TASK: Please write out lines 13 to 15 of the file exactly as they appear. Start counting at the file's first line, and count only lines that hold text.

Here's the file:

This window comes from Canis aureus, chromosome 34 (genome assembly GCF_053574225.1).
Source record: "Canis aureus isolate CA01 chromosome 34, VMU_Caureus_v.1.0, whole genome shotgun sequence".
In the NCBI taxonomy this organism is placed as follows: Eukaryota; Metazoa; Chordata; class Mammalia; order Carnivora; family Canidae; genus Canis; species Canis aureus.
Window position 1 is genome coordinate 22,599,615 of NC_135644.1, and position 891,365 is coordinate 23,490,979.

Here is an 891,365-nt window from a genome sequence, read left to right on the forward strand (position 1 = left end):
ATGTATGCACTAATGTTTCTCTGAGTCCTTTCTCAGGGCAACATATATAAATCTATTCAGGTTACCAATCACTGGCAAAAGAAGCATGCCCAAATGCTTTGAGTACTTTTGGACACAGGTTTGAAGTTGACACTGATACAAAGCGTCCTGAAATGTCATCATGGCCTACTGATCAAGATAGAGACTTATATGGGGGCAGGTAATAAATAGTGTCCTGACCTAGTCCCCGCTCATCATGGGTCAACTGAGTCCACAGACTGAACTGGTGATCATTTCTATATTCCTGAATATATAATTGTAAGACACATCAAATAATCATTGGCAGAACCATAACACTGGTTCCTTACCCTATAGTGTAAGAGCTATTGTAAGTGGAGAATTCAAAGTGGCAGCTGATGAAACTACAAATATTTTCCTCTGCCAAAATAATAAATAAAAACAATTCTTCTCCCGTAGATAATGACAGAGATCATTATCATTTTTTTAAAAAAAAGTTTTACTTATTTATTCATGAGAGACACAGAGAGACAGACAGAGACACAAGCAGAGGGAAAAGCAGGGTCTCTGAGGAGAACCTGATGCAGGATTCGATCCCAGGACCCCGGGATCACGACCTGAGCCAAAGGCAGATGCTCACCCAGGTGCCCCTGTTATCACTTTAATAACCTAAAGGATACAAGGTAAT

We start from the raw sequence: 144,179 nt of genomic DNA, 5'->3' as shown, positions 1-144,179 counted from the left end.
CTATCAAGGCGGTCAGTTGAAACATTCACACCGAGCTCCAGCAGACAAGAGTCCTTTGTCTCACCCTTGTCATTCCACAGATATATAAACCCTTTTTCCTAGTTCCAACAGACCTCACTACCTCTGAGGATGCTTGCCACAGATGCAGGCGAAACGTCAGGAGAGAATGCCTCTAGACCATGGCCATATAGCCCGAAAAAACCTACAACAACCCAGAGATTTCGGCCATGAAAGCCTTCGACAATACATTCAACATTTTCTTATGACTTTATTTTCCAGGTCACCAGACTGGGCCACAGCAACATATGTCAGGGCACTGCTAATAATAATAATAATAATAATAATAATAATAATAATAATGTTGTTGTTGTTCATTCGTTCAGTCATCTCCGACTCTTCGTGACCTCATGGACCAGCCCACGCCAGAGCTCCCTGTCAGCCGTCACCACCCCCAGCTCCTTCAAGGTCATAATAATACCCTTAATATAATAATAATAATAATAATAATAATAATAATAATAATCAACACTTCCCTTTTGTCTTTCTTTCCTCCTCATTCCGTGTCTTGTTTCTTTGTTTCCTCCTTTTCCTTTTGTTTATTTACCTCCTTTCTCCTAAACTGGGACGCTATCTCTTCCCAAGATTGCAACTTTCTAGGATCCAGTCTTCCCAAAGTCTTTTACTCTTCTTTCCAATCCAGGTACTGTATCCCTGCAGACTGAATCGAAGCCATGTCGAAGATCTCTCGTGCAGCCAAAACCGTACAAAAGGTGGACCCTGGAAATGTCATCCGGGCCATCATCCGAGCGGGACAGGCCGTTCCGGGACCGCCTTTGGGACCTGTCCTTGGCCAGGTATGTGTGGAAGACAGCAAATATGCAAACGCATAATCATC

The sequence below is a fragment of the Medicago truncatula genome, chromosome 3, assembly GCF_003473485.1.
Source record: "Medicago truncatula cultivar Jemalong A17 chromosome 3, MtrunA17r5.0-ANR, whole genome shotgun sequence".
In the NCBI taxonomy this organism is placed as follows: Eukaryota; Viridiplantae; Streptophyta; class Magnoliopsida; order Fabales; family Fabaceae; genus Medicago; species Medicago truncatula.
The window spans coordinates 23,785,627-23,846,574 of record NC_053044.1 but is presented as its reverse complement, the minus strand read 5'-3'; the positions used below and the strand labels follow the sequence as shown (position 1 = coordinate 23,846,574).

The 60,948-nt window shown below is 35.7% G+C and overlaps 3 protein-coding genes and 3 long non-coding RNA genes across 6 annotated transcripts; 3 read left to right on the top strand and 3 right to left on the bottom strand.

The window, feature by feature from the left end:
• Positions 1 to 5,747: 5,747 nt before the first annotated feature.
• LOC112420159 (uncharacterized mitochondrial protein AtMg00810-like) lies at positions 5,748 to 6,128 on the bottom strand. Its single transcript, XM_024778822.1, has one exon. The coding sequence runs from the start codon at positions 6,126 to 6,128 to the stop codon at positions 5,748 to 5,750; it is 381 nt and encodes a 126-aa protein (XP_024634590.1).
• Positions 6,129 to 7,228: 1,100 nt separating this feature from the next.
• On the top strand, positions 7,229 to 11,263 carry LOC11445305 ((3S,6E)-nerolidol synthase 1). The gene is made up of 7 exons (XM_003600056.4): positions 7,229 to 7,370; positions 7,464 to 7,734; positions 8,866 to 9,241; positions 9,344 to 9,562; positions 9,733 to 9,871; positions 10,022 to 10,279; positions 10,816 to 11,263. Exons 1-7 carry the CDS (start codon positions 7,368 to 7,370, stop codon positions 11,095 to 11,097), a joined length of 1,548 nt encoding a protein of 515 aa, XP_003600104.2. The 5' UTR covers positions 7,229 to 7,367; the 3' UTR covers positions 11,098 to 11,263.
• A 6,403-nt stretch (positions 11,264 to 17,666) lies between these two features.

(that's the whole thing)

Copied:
The 60,948-nt window shown below is 35.7% G+C and overlaps 3 protein-coding genes and 3 long non-coding RNA genes across 6 annotated transcripts; 3 read left to right on the top strand and 3 right to left on the bottom strand.

The window, feature by feature from the left end:
• Positions 1 to 5,747: 5,747 nt before the first annotated feature.